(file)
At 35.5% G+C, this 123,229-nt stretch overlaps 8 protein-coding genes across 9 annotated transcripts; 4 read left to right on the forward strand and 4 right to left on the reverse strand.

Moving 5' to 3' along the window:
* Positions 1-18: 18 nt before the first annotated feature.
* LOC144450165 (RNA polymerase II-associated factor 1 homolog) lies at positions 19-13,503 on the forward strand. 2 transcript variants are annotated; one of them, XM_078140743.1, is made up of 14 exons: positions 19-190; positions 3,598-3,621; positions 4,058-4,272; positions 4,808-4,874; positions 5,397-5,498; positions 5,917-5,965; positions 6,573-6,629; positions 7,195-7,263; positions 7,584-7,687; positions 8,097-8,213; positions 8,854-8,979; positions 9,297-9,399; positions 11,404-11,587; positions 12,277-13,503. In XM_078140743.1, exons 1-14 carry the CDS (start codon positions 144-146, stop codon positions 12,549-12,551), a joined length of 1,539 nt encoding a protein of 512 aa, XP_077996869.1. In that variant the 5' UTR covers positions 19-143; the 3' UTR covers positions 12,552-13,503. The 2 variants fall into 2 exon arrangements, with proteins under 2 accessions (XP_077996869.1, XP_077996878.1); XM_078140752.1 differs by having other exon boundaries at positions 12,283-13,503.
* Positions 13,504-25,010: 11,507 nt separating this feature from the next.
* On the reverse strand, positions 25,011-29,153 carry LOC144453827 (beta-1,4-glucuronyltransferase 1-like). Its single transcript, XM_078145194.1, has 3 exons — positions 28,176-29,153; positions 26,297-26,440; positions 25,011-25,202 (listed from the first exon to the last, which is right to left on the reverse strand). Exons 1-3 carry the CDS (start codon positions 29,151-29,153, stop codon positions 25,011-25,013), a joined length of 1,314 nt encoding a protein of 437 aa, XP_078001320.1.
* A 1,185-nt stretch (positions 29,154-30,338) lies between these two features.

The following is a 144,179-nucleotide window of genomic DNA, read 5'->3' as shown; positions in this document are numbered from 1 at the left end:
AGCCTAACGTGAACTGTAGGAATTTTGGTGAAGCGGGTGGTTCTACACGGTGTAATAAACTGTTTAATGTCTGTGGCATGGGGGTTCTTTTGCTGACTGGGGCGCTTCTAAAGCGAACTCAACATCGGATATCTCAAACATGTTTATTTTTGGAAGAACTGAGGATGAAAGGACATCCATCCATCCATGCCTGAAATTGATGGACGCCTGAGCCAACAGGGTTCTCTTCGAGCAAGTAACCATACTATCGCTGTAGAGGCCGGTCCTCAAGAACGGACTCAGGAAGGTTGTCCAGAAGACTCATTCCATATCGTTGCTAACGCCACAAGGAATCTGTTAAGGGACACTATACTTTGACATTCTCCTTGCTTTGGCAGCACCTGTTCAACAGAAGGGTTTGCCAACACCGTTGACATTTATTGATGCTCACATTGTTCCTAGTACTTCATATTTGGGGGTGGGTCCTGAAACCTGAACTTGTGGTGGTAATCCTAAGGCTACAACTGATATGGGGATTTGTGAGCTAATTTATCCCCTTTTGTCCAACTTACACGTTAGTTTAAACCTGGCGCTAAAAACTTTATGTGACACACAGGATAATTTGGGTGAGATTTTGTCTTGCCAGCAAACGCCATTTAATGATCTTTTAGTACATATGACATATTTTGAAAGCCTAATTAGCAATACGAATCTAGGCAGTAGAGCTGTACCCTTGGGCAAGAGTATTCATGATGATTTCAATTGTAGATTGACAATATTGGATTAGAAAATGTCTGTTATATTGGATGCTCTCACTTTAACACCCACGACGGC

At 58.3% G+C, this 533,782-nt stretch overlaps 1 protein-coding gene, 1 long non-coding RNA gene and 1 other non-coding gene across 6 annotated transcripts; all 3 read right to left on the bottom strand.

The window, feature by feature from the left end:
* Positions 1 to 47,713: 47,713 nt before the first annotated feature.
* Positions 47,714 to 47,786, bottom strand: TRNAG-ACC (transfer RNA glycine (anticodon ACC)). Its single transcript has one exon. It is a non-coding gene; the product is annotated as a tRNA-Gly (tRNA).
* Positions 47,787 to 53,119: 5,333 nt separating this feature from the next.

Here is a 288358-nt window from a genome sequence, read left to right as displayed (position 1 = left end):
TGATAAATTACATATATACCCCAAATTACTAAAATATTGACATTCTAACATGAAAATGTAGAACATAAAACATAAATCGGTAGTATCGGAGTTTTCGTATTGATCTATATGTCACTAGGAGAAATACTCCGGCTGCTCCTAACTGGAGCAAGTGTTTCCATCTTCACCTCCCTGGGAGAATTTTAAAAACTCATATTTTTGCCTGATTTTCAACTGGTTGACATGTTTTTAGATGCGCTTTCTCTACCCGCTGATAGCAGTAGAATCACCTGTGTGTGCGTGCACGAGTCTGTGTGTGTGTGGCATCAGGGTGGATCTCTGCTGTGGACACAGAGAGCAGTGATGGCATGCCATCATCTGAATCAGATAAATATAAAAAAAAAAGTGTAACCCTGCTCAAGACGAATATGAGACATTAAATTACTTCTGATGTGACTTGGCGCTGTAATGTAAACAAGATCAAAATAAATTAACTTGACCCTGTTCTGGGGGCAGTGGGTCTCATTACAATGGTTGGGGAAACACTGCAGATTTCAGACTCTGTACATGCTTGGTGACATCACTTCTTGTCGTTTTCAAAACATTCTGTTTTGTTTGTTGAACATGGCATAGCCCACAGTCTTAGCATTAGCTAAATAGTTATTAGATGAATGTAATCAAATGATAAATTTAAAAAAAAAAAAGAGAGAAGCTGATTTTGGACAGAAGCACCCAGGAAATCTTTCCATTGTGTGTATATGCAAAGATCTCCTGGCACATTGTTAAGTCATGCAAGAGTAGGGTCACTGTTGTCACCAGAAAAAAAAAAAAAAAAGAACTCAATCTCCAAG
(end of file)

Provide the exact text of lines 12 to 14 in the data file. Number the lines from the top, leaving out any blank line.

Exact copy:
* Positions 1 to 47,713: 47,713 nt before the first annotated feature.
* Positions 47,714 to 47,786, bottom strand: TRNAG-ACC (transfer RNA glycine (anticodon ACC)). Its single transcript has one exon. It is a non-coding gene; the product is annotated as a tRNA-Gly (tRNA).
* Positions 47,787 to 53,119: 5,333 nt separating this feature from the next.